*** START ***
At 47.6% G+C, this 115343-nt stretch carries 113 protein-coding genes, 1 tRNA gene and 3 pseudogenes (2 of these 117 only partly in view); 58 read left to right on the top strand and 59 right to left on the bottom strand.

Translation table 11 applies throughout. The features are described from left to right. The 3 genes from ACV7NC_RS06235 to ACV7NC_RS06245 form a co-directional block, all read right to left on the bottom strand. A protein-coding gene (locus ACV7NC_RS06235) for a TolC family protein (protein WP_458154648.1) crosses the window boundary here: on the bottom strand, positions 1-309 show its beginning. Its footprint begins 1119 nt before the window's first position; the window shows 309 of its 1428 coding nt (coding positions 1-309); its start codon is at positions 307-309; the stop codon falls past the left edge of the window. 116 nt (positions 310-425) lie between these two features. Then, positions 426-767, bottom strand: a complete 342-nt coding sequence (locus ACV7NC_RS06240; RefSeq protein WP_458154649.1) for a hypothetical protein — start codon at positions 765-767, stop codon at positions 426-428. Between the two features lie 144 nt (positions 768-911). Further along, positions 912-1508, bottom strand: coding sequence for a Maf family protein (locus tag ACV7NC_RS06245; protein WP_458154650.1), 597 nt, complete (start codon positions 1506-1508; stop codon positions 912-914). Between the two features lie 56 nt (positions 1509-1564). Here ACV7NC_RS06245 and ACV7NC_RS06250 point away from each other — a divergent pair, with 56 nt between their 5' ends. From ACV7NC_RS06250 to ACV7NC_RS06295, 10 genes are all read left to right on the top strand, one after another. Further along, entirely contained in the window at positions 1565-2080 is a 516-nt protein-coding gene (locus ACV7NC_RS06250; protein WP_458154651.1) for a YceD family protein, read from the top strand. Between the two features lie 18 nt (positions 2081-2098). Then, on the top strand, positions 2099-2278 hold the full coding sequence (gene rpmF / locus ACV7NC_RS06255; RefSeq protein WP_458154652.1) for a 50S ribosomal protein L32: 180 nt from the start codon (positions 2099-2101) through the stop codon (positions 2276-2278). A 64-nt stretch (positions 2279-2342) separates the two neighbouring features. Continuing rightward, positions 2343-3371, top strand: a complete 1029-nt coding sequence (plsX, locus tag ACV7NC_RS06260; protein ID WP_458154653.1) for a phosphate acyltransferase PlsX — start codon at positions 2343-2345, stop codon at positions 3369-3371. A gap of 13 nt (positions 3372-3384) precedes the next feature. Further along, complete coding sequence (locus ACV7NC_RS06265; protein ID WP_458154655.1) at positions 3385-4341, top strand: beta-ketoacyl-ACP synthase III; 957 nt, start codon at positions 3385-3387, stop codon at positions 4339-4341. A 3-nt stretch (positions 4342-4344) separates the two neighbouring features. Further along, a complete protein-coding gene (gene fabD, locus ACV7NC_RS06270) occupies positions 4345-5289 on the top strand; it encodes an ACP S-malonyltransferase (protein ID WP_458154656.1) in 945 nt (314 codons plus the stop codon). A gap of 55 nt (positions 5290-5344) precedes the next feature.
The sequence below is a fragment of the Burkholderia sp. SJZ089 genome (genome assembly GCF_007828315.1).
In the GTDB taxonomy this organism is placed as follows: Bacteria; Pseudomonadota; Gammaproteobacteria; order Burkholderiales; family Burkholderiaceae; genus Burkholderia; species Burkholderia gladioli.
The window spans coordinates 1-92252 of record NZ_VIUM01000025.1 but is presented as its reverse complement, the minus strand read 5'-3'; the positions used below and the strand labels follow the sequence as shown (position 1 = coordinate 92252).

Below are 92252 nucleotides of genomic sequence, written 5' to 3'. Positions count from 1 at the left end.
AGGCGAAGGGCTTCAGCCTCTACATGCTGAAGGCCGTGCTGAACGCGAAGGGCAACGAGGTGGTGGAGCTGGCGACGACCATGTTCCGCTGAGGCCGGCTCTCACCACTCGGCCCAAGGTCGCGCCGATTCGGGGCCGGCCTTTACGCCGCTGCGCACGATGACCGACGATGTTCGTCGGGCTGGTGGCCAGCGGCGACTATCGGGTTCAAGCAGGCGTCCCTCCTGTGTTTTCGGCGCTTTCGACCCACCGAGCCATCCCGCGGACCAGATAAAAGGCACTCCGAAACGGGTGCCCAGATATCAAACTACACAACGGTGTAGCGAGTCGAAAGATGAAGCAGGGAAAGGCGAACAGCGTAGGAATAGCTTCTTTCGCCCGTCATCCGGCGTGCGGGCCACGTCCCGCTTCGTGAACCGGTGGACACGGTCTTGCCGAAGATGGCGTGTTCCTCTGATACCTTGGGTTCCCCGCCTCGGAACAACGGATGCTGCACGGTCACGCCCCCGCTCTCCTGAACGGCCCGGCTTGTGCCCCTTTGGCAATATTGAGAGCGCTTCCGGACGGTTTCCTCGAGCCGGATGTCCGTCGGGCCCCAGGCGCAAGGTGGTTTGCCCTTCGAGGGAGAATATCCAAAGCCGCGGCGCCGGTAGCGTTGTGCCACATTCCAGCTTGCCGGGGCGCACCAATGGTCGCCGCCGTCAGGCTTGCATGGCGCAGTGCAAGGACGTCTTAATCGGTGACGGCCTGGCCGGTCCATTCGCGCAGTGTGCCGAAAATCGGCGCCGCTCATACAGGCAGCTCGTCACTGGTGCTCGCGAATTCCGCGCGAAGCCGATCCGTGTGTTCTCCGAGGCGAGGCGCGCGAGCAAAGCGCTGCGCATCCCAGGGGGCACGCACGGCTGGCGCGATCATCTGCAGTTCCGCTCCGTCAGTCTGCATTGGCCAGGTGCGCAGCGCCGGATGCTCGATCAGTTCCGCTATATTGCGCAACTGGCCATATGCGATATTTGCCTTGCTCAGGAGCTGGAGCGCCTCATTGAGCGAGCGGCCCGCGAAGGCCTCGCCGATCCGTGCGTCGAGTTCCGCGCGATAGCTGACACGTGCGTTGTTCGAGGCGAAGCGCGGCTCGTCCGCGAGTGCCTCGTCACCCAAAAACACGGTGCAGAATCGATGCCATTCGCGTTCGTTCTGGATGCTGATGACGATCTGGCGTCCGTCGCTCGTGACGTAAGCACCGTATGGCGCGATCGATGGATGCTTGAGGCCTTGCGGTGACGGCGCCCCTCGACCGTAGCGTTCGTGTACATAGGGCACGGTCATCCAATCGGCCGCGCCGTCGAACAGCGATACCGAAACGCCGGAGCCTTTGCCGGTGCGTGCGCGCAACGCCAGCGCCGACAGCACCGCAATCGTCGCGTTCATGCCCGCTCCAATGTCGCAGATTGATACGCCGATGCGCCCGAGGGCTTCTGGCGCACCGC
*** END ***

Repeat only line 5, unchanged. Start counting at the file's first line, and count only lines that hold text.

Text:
The window spans coordinates 1-92252 of record NZ_VIUM01000025.1 but is presented as its reverse complement, the minus strand read 5'-3'; the positions used below and the strand labels follow the sequence as shown (position 1 = coordinate 92252).